Modern Britain is still living with the legacy of Margaret Thatcher's widespread policy of privatisation. How did this dramatic change in company structure effect modern British society? What are the implications for today's volatile economic situation? And what role did the champions of British industry play in forming the shareholder state? Lord Francis Tombs, at once one of Britain's major industrialists and public servants of the late twentieth century, explores how this shift occurred and chronicles the interaction between industry and politics over nearly half a century. Drawing on his own extensive experience as a business leader, he offers many colourful examples from the many varied negotiations with which he was directly involved, including with Margaret Thatcher, Tony Benn and the much feared and respected industrialist Lord Weinstock. Power Politics analyses the problems that can be caused by the sometimes divergent aims and mutual incomprehension of Parliament and the Boardroom and suggests how these can be resolved. This fast-paced account of top-tier business offers a penetrating exploration of the role of central government in business as well as many insights into big industry and the problems facing British business today. Tombs' unique perspective as the Chairman of the state-owned Electricity Council who subsequently oversaw the privatisation of Rolls-Royce gives him the experience and authority to explain the benefits and disadvantages of privatisation. And his own role in industry and occasional adviser to Margaret Thatcher gives extra weight to his robust criticism of the privatisation of the electricity supply. Power Politics offers an absorbing vision of British Industry at a crucial period which shaped this country's social and political history. As a story of individual development and action as well as a portrait of the British industrial landscape in the late 20th century, this is an invaluable contribution to Economic History.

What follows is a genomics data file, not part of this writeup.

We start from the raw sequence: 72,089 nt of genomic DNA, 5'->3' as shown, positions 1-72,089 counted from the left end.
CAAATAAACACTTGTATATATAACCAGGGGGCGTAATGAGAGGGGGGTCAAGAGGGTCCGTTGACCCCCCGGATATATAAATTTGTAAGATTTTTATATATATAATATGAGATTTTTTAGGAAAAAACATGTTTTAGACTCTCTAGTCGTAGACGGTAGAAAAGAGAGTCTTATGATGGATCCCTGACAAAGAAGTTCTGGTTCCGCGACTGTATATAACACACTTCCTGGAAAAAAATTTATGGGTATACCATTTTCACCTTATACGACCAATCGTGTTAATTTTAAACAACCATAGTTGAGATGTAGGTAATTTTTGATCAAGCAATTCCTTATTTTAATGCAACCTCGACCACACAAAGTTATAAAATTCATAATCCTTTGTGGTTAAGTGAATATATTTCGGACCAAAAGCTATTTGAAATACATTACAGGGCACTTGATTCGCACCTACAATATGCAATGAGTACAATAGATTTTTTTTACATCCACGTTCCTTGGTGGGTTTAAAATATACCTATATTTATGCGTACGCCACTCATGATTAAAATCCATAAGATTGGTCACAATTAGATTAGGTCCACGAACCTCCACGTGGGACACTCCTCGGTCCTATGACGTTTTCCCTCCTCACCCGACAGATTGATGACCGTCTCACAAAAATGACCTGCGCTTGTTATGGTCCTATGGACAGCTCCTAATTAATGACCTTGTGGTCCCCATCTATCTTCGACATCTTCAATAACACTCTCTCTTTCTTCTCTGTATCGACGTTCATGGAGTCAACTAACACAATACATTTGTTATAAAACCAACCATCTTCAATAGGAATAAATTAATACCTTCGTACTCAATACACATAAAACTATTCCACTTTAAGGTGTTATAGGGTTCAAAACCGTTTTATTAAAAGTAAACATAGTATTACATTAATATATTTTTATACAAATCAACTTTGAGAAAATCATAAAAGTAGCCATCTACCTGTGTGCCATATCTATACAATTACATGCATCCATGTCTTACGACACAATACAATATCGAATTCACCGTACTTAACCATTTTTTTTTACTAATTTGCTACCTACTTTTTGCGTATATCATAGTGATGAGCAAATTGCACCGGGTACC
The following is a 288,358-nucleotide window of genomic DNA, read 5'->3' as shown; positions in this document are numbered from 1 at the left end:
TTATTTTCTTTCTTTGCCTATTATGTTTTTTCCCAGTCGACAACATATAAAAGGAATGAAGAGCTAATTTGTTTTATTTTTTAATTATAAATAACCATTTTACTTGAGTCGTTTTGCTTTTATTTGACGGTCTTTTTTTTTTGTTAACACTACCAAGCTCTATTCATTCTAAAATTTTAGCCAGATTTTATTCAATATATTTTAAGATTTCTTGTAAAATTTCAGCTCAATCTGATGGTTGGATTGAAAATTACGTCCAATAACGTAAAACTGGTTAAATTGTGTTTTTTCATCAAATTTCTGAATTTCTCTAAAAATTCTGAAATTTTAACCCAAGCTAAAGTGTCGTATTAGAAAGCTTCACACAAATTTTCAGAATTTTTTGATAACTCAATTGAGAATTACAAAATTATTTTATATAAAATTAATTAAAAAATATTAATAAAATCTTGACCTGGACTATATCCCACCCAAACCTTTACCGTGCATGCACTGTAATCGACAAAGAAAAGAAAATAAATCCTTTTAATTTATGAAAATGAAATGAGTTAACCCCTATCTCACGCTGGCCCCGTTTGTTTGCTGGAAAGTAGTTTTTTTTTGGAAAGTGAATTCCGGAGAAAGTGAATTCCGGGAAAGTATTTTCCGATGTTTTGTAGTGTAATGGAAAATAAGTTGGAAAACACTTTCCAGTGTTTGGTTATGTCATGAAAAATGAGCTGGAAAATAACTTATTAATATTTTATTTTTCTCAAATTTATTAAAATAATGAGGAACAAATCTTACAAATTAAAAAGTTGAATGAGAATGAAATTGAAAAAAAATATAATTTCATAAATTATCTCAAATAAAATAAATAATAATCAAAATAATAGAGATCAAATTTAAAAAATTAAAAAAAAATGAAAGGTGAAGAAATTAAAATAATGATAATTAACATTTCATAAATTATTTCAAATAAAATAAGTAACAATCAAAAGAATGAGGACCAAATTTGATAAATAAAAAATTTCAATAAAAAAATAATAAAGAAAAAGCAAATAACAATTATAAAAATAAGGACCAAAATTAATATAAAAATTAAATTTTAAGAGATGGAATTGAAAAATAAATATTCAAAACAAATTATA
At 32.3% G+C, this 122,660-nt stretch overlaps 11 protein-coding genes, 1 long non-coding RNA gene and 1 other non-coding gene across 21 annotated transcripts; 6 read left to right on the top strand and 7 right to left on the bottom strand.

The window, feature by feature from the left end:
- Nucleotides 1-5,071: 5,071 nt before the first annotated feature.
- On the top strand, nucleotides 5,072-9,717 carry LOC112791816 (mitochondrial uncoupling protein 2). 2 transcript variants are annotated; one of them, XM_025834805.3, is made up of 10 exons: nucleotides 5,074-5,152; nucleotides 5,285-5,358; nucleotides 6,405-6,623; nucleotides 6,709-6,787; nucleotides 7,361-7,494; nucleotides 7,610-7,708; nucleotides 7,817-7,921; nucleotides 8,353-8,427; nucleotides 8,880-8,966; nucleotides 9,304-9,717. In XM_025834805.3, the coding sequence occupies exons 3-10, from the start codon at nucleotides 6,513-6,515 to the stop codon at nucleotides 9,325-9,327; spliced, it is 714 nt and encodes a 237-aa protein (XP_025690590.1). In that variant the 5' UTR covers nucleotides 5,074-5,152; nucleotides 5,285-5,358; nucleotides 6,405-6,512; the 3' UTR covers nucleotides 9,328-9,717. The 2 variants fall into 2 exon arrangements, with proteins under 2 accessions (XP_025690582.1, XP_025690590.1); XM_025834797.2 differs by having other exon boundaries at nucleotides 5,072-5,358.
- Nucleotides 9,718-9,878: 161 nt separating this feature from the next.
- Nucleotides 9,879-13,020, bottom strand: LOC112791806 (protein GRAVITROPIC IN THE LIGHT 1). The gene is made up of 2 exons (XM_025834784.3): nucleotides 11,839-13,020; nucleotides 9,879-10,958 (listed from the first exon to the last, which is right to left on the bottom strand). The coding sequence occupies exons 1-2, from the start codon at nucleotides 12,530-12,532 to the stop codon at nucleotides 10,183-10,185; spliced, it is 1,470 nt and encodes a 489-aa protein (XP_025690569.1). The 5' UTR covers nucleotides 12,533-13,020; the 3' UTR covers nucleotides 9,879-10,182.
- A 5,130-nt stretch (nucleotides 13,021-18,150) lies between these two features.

Political Encounters in Industry and Engineering